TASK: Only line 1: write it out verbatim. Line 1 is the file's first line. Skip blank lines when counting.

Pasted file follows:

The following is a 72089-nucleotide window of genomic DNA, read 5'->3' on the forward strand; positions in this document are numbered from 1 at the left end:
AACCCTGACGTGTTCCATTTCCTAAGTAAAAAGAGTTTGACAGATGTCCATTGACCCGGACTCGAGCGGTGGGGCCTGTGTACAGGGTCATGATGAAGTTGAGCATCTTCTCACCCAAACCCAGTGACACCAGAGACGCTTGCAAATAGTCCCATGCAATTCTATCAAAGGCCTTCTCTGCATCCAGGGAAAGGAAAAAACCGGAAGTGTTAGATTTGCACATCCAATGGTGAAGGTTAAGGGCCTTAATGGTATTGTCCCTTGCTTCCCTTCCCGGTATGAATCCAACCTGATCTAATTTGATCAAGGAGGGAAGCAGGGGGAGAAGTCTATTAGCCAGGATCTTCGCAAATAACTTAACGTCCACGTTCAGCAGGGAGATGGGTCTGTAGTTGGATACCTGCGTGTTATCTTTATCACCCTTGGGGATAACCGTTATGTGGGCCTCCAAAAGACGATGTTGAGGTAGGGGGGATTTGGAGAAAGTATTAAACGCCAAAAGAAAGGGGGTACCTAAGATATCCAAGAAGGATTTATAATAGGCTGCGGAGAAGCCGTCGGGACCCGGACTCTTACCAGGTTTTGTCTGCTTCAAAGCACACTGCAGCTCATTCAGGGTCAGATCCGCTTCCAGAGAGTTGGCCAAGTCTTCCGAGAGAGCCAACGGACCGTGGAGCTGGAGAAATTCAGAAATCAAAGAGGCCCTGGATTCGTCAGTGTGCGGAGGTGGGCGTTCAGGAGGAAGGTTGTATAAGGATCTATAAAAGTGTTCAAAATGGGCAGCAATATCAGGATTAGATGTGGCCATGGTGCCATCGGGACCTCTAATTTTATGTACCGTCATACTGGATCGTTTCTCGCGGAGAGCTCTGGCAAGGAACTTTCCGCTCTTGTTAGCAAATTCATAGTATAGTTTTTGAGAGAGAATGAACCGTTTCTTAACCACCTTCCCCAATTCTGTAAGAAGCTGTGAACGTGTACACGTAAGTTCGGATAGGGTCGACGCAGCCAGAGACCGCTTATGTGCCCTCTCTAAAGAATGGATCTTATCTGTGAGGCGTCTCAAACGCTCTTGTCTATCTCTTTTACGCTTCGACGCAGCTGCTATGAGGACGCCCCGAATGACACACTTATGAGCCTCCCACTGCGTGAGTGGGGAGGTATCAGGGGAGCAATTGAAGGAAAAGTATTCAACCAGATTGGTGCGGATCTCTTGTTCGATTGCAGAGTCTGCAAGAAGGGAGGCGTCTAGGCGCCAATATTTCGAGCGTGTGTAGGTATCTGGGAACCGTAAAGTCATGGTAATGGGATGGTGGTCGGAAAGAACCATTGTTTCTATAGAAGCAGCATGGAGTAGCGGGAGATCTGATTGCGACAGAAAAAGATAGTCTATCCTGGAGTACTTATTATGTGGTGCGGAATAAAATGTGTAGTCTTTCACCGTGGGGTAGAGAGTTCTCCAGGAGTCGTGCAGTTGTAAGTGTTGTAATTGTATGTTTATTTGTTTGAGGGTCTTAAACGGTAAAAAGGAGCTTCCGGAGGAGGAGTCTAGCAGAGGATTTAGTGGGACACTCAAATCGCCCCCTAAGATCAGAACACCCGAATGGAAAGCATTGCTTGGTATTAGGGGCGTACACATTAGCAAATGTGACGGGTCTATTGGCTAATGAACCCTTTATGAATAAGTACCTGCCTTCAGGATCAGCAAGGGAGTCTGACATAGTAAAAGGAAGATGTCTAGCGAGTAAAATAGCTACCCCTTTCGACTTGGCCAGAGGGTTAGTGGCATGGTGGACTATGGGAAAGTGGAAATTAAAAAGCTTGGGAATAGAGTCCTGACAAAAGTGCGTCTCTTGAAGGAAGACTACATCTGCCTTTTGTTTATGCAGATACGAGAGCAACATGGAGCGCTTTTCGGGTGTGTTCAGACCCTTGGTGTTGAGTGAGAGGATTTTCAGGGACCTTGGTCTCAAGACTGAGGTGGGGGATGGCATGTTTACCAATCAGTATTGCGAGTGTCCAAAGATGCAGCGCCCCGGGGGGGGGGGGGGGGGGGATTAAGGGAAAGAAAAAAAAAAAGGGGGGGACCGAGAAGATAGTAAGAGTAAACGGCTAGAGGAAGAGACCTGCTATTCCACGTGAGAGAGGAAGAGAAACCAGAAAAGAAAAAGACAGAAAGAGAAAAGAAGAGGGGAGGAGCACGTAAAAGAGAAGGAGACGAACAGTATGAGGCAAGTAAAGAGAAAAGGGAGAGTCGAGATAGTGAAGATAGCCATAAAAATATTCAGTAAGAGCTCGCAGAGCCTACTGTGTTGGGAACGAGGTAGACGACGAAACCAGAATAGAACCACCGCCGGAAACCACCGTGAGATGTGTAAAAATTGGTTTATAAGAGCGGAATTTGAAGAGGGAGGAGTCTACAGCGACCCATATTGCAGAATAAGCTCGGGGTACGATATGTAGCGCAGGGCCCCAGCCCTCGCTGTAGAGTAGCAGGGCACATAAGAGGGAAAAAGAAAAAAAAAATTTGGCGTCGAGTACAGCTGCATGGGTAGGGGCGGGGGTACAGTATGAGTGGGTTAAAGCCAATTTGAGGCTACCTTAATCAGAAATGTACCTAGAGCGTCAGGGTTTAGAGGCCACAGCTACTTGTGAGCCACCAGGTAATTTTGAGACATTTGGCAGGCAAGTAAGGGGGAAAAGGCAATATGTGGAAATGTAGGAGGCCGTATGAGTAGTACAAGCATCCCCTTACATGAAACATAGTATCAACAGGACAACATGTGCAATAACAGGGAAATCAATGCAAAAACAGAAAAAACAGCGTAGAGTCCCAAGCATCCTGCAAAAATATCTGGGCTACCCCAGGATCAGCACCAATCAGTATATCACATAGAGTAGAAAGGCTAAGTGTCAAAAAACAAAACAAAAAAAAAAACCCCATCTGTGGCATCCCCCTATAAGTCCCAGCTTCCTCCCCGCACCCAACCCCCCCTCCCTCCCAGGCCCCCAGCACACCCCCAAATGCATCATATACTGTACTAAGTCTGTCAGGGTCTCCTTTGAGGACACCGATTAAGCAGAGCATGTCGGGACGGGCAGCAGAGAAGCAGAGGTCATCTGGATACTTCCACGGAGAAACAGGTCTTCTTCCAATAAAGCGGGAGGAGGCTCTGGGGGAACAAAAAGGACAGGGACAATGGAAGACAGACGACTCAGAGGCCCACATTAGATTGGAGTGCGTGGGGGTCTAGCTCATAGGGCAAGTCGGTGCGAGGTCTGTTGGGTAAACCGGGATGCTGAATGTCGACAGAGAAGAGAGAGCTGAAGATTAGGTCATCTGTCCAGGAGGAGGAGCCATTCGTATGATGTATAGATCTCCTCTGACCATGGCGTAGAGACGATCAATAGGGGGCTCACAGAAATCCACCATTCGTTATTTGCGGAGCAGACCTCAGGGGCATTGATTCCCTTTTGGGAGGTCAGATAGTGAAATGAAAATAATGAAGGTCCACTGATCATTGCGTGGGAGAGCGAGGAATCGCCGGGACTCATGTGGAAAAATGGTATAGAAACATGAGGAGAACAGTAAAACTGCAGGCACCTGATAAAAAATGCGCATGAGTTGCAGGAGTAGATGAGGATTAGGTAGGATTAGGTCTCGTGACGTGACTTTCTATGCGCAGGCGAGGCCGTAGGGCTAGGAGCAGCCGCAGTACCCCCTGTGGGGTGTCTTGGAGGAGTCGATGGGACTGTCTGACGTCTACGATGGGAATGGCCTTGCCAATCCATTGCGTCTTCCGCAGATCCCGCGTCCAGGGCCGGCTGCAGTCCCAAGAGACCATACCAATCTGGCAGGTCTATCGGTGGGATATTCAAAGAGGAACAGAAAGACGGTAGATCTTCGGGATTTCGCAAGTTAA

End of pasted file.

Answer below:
The following is a 72089-nucleotide window of genomic DNA, read 5'->3' on the forward strand; positions in this document are numbered from 1 at the left end: